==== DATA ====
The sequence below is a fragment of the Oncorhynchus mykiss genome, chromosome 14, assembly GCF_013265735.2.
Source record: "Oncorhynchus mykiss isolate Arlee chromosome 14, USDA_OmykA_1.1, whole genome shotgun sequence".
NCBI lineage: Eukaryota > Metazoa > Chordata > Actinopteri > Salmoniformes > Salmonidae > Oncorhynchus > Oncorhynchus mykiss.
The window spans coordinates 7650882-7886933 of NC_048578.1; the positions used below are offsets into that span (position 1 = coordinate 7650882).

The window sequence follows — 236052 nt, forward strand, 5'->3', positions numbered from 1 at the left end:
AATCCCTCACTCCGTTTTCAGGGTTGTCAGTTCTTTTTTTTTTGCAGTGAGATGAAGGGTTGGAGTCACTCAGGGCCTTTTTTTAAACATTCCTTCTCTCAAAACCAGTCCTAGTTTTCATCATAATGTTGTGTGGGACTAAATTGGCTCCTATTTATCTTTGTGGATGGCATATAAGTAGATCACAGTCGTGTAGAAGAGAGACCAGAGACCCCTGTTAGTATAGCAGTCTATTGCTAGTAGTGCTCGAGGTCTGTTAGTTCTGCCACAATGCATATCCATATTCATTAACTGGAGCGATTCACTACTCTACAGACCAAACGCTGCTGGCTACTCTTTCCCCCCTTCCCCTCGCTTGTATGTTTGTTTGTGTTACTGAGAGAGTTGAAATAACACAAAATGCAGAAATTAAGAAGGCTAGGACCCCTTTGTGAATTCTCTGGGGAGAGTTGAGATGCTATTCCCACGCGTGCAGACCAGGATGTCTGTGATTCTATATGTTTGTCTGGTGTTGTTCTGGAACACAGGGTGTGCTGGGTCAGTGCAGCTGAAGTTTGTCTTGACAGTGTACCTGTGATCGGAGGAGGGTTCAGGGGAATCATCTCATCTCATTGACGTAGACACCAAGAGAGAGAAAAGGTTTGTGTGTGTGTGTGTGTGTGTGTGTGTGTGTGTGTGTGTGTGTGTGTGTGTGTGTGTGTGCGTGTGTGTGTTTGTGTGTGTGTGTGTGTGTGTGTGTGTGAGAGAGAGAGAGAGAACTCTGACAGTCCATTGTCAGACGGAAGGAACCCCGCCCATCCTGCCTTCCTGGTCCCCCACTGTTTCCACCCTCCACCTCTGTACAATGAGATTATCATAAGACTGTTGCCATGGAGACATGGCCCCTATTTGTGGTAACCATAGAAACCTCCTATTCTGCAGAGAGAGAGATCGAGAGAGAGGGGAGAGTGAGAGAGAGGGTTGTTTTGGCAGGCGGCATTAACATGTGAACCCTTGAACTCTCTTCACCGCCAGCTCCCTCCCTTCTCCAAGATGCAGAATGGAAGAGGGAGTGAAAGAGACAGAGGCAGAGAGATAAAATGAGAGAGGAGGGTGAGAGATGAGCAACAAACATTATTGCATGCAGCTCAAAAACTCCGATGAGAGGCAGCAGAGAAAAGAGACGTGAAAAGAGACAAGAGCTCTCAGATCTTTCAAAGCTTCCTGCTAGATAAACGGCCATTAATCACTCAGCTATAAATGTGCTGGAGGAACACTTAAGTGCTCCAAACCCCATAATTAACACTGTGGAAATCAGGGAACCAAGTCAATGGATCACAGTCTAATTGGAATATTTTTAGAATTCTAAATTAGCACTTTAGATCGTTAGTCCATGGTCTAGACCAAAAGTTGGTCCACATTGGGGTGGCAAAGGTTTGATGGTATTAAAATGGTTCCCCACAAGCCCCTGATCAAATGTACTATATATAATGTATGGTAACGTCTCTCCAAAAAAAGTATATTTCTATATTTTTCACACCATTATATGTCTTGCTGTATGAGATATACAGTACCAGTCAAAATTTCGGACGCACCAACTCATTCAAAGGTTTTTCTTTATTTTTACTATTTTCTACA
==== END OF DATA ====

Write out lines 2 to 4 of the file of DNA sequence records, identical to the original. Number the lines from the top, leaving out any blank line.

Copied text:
Source record: "Oncorhynchus mykiss isolate Arlee chromosome 14, USDA_OmykA_1.1, whole genome shotgun sequence".
NCBI lineage: Eukaryota > Metazoa > Chordata > Actinopteri > Salmoniformes > Salmonidae > Oncorhynchus > Oncorhynchus mykiss.
The window spans coordinates 7650882-7886933 of NC_048578.1; the positions used below are offsets into that span (position 1 = coordinate 7650882).